It's hard to write about being broke because brokeness is so relative; “broke” people run the gamut from the trust-funded jerk whose drinks you buy because she’s “so broke right now” to the people who sleep outside the bar where she’s whining. But by summer 2012 I was broke, and in debt, and it was no one’s fault but mine. Besides a couple of freelance writing assignments, my only source of income for more than a year had come from teaching yoga, for which I got paid $40 a class. In 2011 I made $17,000.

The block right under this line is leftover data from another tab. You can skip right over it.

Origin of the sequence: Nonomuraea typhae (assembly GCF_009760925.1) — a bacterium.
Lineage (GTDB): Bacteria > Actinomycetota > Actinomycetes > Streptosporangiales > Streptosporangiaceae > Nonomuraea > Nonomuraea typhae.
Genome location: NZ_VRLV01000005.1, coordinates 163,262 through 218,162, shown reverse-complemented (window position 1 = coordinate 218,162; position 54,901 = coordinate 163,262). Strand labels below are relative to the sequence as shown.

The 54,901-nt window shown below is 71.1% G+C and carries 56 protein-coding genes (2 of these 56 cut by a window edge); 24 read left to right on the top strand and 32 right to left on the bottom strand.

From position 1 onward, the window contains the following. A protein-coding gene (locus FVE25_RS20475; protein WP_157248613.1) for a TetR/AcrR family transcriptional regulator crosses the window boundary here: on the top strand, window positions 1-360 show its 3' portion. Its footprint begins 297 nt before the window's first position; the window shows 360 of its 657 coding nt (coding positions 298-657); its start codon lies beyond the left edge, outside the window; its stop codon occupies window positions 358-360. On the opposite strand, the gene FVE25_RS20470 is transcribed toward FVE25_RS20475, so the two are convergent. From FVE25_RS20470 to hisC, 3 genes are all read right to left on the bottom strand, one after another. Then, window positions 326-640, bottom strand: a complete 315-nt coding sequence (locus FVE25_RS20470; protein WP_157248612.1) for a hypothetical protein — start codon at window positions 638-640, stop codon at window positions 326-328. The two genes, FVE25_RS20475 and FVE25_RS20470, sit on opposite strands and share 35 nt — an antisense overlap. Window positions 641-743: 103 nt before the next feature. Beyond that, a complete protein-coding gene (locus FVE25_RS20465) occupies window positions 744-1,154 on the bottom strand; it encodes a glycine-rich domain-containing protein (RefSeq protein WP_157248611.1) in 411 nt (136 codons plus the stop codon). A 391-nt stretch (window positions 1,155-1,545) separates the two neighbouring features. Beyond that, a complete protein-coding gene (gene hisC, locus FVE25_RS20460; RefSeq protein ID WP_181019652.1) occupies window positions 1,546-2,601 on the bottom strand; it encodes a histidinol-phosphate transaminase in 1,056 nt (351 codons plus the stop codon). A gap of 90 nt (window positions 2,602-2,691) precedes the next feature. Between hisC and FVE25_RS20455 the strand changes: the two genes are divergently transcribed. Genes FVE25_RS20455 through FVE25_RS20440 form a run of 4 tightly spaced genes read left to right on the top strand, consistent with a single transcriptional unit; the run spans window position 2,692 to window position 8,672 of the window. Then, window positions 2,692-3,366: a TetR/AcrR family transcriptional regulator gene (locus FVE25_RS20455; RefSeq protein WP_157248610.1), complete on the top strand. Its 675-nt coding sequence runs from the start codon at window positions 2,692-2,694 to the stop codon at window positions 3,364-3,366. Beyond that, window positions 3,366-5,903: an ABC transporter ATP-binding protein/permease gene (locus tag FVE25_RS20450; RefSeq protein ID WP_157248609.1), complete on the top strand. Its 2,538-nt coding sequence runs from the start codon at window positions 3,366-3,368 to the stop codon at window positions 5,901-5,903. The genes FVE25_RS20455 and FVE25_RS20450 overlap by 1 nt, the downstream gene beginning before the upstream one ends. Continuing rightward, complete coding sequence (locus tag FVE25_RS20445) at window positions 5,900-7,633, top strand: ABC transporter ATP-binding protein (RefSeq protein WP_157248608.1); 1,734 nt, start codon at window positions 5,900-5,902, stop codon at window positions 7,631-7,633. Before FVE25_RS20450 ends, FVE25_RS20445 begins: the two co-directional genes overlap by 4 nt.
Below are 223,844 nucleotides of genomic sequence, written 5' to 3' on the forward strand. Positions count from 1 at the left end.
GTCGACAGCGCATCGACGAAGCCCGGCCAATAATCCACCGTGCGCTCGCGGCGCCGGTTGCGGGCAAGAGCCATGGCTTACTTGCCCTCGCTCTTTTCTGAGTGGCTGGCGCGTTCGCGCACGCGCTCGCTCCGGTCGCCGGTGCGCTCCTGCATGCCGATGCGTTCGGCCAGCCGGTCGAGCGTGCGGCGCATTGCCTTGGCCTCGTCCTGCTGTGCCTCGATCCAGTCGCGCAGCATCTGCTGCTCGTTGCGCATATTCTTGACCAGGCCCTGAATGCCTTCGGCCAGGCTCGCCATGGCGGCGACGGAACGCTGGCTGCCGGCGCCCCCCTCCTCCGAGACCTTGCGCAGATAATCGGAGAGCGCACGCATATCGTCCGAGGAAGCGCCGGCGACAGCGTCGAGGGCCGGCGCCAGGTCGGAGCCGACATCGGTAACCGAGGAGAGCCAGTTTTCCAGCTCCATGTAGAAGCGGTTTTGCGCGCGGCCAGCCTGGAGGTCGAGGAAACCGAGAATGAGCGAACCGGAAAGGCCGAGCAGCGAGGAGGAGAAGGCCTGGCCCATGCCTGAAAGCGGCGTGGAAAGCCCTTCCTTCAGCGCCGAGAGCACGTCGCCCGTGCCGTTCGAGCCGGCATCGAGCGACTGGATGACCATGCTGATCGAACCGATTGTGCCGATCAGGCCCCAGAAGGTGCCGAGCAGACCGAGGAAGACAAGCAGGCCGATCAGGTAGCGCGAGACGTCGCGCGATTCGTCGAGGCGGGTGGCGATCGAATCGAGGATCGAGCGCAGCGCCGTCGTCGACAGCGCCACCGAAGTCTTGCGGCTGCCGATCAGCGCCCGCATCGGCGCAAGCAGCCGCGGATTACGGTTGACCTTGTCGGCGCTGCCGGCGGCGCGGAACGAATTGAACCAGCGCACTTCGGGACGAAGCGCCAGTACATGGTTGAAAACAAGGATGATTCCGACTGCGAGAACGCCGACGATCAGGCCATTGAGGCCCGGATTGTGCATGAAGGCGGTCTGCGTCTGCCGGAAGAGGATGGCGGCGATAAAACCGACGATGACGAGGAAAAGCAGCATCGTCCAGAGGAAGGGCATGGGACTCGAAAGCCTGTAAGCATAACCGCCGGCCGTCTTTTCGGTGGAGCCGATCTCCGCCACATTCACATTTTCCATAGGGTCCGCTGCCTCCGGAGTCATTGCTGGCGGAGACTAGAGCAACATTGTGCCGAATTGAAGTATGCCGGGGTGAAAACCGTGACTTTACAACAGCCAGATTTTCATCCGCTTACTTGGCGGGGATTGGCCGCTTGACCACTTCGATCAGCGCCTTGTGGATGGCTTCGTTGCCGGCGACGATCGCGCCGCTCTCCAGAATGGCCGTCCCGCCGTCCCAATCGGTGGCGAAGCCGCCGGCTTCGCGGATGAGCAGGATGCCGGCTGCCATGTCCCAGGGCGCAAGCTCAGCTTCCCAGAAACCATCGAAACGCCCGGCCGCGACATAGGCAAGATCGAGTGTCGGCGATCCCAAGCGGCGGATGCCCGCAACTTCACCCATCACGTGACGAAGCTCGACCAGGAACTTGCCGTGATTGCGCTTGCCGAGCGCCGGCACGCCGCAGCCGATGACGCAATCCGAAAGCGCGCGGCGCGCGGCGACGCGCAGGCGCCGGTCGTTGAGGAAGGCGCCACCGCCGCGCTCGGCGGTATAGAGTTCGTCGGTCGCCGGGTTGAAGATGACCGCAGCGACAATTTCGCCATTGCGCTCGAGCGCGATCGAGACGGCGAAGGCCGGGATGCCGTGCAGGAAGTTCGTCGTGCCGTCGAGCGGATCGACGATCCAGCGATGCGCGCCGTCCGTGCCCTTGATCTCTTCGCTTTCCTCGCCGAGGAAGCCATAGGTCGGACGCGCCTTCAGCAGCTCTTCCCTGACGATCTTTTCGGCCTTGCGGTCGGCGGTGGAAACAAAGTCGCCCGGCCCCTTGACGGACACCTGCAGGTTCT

During that $17,000 year I also routinely read from my work in front of crowds of people, spoke on panels and at colleges, and got hit up for advice by young people who were interested in emulating my career path, whose coffee I usually ended up buying after they made a halfhearted feint toward their tote bag–purses. I felt some weird obligation to them and to anyone else who might be paying attention to pretend that I wasn’t poor. Keeping up appearances, of course, only made me poorer. I’m not sure what the point of admitting all this might be, because I know that anyone who experiences a career peak in his mid-twenties will likely make the same mistakes I did, and it’s not even clear to me that they were all mistakes, unless writing a book is always a mistake, which in some sense it must be.